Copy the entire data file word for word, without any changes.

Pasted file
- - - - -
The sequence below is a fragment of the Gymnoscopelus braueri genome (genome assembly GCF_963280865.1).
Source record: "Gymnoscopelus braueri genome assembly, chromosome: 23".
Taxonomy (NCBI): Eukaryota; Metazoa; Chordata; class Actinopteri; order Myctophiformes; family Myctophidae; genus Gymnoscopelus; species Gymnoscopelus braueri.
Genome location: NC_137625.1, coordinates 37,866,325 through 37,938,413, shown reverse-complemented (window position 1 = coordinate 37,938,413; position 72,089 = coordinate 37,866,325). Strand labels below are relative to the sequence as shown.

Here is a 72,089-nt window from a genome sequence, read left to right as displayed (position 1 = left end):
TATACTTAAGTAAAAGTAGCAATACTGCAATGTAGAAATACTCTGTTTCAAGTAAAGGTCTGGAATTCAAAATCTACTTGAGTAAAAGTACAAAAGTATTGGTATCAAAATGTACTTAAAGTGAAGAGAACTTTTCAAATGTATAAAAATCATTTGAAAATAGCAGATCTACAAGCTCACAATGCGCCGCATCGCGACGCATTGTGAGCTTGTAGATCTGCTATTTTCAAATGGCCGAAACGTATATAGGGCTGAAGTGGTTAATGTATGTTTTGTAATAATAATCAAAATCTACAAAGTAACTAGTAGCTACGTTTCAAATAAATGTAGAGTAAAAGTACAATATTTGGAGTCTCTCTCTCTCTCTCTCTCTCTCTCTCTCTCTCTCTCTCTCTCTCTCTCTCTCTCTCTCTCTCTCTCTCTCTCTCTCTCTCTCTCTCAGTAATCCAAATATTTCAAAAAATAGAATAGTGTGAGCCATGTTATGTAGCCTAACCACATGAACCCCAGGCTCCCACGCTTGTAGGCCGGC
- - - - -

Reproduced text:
The sequence below is a fragment of the Gymnoscopelus braueri genome (genome assembly GCF_963280865.1).
Source record: "Gymnoscopelus braueri genome assembly, chromosome: 23".
Taxonomy (NCBI): Eukaryota; Metazoa; Chordata; class Actinopteri; order Myctophiformes; family Myctophidae; genus Gymnoscopelus; species Gymnoscopelus braueri.
Genome location: NC_137625.1, coordinates 37,866,325 through 37,938,413, shown reverse-complemented (window position 1 = coordinate 37,938,413; position 72,089 = coordinate 37,866,325). Strand labels below are relative to the sequence as shown.

Here is a 72,089-nt window from a genome sequence, read left to right as displayed (position 1 = left end):
TATACTTAAGTAAAAGTAGCAATACTGCAATGTAGAAATACTCTGTTTCAAGTAAAGGTCTGGAATTCAAAATCTACTTGAGTAAAAGTACAAAAGTATTGGTATCAAAATGTACTTAAAGTGAAGAGAACTTTTCAAATGTATAAAAATCATTTGAAAATAGCAGATCTACAAGCTCACAATGCGCCGCATCGCGACGCATTGTGAGCTTGTAGATCTGCTATTTTCAAATGGCCGAAACGTATATAGGGCTGAAGTGGTTAATGTATGTTTTGTAATAATAATCAAAATCTACAAAGTAACTAGTAGCTACGTTTCAAATAAATGTAGAGTAAAAGTACAATATTTGGAGTCTCTCTCTCTCTCTCTCTCTCTCTCTCTCTCTCTCTCTCTCTCTCTCTCTCTCTCTCTCTCTCTCTCTCTCTCTCTCTCTCTCTCTCAGTAATCCAAATATTTCAAAAAATAGAATAGTGTGAGCCATGTTATGTAGCCTAACCACATGAACCCCAGGCTCCCACGCTTGTAGGCCGGC